Scott B Garrison March 26, 2009 11:59 pm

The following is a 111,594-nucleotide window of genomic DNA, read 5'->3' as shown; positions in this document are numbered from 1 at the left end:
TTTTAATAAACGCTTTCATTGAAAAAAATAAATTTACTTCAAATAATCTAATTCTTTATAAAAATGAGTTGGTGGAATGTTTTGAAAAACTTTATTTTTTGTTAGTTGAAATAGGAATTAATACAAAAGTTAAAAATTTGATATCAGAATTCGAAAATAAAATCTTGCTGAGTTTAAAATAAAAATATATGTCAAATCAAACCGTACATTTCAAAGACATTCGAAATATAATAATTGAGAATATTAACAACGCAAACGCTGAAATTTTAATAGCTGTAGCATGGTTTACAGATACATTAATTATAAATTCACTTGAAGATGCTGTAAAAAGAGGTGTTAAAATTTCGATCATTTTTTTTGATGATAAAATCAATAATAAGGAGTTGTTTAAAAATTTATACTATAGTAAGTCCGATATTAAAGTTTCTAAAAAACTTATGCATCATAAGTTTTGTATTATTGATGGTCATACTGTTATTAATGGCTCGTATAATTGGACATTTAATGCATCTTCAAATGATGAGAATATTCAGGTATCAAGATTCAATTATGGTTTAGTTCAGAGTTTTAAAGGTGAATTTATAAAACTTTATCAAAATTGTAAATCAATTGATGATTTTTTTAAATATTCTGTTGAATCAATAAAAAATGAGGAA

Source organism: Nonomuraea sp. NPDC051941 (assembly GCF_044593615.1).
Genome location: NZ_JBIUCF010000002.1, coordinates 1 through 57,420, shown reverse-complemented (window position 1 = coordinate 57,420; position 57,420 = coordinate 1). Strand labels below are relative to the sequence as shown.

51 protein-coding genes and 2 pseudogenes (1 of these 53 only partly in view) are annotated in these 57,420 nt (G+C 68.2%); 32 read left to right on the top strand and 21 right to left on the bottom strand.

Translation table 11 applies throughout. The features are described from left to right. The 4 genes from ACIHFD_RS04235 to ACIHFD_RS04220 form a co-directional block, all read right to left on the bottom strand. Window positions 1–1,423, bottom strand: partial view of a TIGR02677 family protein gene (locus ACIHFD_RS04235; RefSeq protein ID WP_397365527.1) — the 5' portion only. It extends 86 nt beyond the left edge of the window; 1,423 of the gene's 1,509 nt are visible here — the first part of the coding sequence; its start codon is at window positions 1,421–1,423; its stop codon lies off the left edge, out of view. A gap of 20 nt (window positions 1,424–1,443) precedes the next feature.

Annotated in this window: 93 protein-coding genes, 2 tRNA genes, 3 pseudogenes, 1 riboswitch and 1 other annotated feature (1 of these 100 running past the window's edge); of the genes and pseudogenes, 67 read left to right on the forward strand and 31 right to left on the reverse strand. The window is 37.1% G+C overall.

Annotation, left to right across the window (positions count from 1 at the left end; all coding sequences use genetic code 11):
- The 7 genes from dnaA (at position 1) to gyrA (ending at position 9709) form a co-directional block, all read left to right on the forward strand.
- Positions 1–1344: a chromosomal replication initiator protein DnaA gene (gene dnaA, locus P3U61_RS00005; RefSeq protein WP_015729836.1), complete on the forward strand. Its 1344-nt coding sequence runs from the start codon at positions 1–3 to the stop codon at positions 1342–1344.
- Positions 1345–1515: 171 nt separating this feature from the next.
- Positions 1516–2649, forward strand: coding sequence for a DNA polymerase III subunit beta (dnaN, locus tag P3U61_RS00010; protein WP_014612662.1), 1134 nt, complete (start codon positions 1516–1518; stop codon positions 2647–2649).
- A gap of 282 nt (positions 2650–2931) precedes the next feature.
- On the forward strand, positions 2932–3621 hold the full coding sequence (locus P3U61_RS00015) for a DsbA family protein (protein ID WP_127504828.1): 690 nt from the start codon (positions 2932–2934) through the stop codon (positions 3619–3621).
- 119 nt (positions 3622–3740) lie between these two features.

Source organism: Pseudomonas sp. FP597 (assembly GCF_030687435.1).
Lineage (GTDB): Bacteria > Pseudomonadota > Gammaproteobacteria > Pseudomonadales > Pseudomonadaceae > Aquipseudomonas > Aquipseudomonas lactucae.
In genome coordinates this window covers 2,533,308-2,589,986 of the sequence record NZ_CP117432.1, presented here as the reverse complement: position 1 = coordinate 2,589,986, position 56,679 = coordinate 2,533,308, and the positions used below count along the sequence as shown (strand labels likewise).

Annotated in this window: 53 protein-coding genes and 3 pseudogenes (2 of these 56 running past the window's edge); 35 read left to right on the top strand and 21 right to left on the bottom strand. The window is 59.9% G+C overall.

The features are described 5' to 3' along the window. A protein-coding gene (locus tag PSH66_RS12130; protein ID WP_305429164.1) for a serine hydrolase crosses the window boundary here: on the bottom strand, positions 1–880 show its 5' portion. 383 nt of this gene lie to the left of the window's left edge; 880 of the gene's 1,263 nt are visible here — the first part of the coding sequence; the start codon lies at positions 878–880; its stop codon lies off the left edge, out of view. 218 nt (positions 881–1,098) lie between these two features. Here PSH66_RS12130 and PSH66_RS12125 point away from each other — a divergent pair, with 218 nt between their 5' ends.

Brian, you ask "what's your company's take on the value of its knowledge?" From my experiences though it is near impossible to point to a company foolish enough to state that they have no IP strategy or that IP isn't important to them. A quick look by any IP strategist would point out that what the typical company believes it is doing is in fact very different than what they actually ARE doing. Too many companies view IP as a legal function when in fact the essence of IP is a property right, a right that can be enforced, monetized, sold or used in trade just like any other property right. Those companies having difficulty in even understanding the ramifications of this would be hard-pressed to leap to the next level and be able to comprehend that the collective knowledge that they have access to could itself be capable of protection or monetization. I have tried to view this through a C-level's eyes and not through my eyes--the eyes of an IP strategist. Realizing that the vast majority of companies are providing some product or service to their consumer (versus being wholly involved in the transactional side of IP monetization) my experiences have been that those quarterly numbers become the end all, be all. In other words, the way to make one's numbers is to concentrate on selling more of the product or service that one's company stands for. So the push becomes cutting costs, increasing volume, adding extras...i.e.; increase sales, reduce costs, and keep CAPEX down. I believe that it will not be until no more sales are available, no more money can be saved, no one will buy the company or no one will invest in the business other words, when no other option is easily available to meet one's numbers that finally collective knowledge will be viewed as the resource that it represents. It will be then and in an effort to maximize revenue--just like with any other resource--that the maximum value of this knowledge will be recognized.